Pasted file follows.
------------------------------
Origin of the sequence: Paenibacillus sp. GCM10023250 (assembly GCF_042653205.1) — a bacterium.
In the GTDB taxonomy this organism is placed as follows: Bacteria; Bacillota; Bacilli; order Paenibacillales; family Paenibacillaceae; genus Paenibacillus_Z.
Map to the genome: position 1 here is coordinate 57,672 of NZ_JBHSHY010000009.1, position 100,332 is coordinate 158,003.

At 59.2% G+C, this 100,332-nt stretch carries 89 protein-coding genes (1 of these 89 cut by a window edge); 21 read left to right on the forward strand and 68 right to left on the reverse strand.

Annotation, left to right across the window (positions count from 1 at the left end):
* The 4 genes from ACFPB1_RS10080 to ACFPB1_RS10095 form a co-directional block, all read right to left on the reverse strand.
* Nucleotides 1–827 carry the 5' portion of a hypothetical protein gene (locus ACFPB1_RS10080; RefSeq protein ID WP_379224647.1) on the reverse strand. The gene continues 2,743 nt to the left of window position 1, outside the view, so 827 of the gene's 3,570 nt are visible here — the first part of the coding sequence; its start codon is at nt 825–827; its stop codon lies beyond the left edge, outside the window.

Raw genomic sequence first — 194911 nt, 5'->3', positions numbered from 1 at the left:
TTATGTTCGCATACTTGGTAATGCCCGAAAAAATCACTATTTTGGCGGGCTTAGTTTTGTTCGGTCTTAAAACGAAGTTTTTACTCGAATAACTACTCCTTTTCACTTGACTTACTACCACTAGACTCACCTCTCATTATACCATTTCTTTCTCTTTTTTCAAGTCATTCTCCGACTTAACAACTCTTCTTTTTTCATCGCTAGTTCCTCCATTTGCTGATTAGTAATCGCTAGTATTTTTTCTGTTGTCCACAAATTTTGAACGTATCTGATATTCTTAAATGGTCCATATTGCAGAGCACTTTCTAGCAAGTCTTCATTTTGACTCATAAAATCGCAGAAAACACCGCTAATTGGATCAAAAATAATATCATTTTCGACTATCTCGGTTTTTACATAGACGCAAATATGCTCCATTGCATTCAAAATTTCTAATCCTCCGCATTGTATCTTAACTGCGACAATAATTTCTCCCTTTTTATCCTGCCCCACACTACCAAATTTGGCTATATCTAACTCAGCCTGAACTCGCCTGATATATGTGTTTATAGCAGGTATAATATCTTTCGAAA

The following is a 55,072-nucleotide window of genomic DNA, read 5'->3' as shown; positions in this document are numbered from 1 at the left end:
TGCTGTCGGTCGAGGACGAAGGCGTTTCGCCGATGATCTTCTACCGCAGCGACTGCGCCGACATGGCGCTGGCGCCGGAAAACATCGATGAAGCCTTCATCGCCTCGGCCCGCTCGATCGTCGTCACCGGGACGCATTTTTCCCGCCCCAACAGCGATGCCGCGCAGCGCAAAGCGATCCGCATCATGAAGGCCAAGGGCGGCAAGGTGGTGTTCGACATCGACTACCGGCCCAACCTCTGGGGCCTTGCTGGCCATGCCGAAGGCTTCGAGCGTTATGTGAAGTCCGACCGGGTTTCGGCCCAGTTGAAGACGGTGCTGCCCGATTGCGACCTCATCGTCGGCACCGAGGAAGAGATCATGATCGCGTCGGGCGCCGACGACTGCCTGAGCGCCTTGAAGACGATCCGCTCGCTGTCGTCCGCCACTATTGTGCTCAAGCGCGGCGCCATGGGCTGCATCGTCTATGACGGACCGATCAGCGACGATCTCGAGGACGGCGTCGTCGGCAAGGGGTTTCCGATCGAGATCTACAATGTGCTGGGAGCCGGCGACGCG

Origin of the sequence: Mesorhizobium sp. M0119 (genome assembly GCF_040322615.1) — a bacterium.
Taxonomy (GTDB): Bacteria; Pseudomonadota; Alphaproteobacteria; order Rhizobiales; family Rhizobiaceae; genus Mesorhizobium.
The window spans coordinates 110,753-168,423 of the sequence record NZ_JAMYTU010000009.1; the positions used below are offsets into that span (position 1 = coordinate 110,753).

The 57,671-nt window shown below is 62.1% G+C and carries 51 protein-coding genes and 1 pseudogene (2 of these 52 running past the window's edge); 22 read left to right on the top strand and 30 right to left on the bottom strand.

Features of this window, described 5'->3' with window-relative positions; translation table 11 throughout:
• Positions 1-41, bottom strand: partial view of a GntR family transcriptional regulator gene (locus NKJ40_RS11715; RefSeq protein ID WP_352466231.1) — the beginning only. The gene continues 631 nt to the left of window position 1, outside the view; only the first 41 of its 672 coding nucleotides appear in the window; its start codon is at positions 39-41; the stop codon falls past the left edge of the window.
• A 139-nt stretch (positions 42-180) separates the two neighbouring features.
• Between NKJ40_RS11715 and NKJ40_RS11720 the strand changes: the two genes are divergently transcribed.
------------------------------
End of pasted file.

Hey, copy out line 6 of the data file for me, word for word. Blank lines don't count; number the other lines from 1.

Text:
* The 4 genes from ACFPB1_RS10080 to ACFPB1_RS10095 form a co-directional block, all read right to left on the reverse strand.